Hannah Kezema is an artist who works across mediums. She is the author of the debut collection, This Conversation is Being Recorded (Game Over Books, 2023), and the chapbook, three (Tea and Tattered Pages, 2017), and her work appears in Black Sun Lit, Grimoire, New Life Quarterly, Full Stop, Spiral Orb, and other places. She was the 2018 Arteles Resident of the Enter Text program, and she is currently the co-editor of Moving Parts Press’s broadside series of Latinx and Chicanx poetry, in collaboration with Felicia Rice and Angel Dominguez. She lives in the Santa Cruz mountains by the sea, among the redwoods and wildflowers.
1 - How did your first book or chapbook change your life? How
does your most recent work compare to your previous? How does it feel
My chapbook, three, came out in 2017 through a now
defunct press, Tea and Tattered Pages, and I remember feeling like I’d been
validated as a writer. I was still sort of fresh out of grad school, and being
solicited (after many, many rejections) and then published felt like I’d been
given the “okay” to keep going. It’s a strange and dark little book centered
around the number 3 – triangles, mirrors, mythology, pyramids, threesomes, and
an unreliable first-, second-, and third-person narration. Very experimental
and what I would call within the Naropa [University] aesthetic. I remember
being really surprised that there were no edits from the publisher, aside from
a few things I tweaked here and there, since I tend to over-edit. Looking back,
I definitely would’ve asked more questions about the process and book roll-out,
but I hadn’t even so much as signed a contract, and that book struggled to get
out in the world for a variety of reasons.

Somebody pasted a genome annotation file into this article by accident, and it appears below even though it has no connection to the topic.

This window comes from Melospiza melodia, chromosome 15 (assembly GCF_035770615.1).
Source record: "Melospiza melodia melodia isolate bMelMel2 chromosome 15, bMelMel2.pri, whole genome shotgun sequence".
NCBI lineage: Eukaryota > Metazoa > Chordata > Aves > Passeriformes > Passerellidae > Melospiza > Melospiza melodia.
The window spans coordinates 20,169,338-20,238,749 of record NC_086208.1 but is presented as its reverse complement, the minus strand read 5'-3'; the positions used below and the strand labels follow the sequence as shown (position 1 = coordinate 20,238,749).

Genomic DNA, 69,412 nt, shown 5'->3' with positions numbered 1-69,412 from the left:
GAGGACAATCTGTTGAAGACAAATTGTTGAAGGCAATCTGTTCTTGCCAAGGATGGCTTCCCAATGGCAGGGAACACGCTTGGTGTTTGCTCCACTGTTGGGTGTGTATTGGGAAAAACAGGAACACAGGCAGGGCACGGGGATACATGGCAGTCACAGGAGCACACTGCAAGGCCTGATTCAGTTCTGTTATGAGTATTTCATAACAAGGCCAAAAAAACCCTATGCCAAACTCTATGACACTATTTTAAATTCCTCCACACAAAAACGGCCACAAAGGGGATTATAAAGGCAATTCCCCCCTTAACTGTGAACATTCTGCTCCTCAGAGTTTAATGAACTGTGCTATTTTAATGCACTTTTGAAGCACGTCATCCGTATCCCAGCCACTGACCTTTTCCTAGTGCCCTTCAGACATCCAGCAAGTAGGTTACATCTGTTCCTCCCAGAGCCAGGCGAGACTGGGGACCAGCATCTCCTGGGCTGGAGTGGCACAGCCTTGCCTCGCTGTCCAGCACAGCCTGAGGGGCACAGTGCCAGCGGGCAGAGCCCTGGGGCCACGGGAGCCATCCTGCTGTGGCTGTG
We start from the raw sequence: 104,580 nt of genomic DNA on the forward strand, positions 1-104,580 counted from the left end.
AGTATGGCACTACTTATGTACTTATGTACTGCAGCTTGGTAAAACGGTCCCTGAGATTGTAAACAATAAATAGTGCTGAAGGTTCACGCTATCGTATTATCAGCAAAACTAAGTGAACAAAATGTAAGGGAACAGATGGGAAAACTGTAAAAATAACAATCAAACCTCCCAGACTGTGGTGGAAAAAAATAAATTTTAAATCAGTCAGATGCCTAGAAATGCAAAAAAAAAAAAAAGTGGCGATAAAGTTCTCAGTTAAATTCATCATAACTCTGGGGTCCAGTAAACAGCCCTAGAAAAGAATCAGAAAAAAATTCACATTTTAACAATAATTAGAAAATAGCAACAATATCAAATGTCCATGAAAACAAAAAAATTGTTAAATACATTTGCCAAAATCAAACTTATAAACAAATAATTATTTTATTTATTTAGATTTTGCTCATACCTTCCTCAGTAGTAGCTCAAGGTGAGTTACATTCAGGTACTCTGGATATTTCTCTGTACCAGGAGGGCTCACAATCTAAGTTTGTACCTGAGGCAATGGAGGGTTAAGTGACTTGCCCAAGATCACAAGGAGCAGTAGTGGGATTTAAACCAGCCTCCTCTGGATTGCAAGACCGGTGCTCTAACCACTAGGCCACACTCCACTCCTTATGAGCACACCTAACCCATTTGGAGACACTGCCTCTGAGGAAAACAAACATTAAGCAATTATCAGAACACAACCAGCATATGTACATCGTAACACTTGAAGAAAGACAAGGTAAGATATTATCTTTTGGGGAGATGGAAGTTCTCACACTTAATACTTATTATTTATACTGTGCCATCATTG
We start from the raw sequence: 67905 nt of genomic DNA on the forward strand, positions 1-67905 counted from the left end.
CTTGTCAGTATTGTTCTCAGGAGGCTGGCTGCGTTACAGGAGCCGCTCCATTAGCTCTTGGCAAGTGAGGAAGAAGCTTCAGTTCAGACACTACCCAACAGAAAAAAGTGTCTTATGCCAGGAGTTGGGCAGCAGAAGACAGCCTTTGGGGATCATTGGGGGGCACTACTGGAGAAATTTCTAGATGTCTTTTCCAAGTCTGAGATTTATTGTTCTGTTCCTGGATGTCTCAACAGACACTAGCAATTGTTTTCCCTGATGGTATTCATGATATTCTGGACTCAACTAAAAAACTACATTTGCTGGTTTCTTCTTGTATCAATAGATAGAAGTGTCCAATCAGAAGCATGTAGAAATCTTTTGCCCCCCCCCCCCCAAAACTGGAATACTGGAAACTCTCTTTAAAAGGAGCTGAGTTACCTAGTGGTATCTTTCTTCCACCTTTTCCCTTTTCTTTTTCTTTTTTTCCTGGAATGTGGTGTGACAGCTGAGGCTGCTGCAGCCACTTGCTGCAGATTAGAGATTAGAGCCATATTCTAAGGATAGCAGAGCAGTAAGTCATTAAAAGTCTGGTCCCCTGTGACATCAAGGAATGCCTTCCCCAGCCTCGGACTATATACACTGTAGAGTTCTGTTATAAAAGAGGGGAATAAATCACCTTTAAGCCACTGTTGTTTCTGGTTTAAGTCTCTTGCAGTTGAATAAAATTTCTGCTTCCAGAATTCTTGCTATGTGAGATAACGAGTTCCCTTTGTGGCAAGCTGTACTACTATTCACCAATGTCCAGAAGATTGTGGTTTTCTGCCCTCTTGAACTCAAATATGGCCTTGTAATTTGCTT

My debut full-length, This Conversation Is Being Recorded,
which came out with Game Over Books in late March, was a completely different
experience, both in terms of the publishing process and subject matter. I’ve
worked in the insurance fraud industry for the past 7 years now in a few roles,
but primarily, as a field investigator and editor, and I began writing poems
about the cases I was working on about one year in. Over time, the poems began
accumulating, and Game Over Books was actually the reason the book became
hybrid. I’d always been interested in incorporating visual aspects into my
work, and ironically, This Conversation Is Being Recorded was my first
work that was just straight up poetry. Honestly, after creating hybrid work
without any traction for years, I was a little discouraged, and I was trying to
do something more “straightforward.” But I was so thankful to have a publisher
that understood my praxis as an artist and encouraged me to go all out. To pick
up the paintbrush. Get my hands in the dirt.
2 - How did you come to poetry first, as opposed to, say,
fiction or non-fiction?
I kind of came to poetry last! I studied literature in my
undergrad while at the New School, and when I got to Naropa for my MFA, I was
very much interested in writing prose but also expanding my notion of what
prose could be. I hadn’t read any contemporary poetry whatsoever and felt
completely out of the loop compared to my peers. I hadn’t even heard of small
press publishing, and outside of doing theatre for years, I’d never read my
work in front of anyone. Those two years were vigorous for me because I had
always felt safer in the sentence than the line. Then, of course, I fell in
love with the freedom of the line.
3 - How long does it take to start any particular writing
project? Does your writing initially come quickly, or is it a slow process? Do
first drafts appear looking close to their final shape, or does your work come
out of copious notes?
It depends on how we quantify a “start,” but I’d say that the
moment I have an idea for something, even if it isn’t totally cohesive, I
usually make a note in my notebook or phone. Something non-committal because I
don’t want to scare the idea away! Then I’ll usually wait and see if the idea
sticks. Sometimes, lines will come to me first, without the full shape of the
idea, but more often than not, I’ll get the impulse to make something specific
and it’s a matter of figuring out from there whether it’s fruitful or
worthwhile. I think about things very categorically. When the idea becomes a
Thing, then the real work happens, and I am (to my own detriment) quite a
perfectionist in that regard. I want my first draft to be as close to polished
as possible, and as an editor, I can’t turn that part of my brain off. I
overthink and I edit and edit and edit, which is likely why each project takes
me years to complete.
4 - Where does a poem usually begin for you? Are you an
author of short pieces that end up combining into a larger project, or are you